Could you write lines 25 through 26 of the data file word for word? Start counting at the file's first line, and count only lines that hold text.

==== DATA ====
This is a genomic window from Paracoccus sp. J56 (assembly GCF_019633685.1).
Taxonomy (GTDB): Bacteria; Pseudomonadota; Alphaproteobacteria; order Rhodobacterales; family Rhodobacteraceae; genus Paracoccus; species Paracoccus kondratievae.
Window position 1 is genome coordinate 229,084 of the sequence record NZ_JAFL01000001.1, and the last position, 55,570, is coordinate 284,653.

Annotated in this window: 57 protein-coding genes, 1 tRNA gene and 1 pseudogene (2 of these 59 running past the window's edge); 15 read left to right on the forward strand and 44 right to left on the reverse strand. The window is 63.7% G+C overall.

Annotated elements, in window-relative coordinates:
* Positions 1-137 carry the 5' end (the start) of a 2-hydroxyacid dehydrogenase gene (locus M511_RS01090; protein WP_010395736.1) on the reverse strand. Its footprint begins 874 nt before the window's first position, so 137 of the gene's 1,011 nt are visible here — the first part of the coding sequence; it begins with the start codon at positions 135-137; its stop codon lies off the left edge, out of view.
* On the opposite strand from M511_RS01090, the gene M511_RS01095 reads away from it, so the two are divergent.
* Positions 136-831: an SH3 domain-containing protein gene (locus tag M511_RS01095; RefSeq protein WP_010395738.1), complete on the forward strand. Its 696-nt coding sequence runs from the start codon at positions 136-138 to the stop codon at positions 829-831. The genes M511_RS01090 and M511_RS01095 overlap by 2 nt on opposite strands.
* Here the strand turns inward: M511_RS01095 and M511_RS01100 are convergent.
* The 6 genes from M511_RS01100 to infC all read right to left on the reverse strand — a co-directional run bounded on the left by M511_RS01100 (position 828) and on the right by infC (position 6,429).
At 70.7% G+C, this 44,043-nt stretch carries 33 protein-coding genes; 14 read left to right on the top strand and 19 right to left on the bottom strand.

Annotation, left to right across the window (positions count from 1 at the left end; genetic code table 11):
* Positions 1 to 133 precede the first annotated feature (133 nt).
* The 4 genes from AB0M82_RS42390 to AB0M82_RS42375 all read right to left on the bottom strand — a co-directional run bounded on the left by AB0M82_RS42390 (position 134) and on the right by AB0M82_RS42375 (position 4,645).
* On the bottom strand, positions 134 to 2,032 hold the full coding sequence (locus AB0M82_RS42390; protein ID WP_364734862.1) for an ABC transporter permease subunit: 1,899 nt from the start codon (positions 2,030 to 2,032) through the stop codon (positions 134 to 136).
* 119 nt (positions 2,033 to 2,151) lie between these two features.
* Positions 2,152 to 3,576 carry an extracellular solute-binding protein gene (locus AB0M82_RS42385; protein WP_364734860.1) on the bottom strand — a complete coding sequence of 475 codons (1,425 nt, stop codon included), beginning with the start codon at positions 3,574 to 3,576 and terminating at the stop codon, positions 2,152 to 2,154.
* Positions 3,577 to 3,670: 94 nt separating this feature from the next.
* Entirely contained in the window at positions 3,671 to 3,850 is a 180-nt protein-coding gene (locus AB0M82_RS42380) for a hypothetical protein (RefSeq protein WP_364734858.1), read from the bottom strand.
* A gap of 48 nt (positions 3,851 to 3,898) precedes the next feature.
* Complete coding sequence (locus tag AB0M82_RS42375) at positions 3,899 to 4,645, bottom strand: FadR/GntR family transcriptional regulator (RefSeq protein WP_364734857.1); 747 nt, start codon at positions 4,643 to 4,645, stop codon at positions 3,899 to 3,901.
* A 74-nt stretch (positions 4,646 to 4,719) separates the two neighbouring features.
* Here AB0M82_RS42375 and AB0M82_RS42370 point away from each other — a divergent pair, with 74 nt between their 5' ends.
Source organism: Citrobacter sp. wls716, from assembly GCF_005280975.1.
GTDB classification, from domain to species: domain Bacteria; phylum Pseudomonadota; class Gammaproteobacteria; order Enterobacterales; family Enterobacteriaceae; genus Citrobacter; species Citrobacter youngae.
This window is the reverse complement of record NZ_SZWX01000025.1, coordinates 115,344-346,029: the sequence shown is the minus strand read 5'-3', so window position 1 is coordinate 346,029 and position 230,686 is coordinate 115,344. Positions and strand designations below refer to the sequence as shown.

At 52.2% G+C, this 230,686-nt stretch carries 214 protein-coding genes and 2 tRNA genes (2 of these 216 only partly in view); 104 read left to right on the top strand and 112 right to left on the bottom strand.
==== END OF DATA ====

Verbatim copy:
GTDB classification, from domain to species: domain Bacteria; phylum Pseudomonadota; class Gammaproteobacteria; order Enterobacterales; family Enterobacteriaceae; genus Citrobacter; species Citrobacter youngae.
This window is the reverse complement of record NZ_SZWX01000025.1, coordinates 115,344-346,029: the sequence shown is the minus strand read 5'-3', so window position 1 is coordinate 346,029 and position 230,686 is coordinate 115,344. Positions and strand designations below refer to the sequence as shown.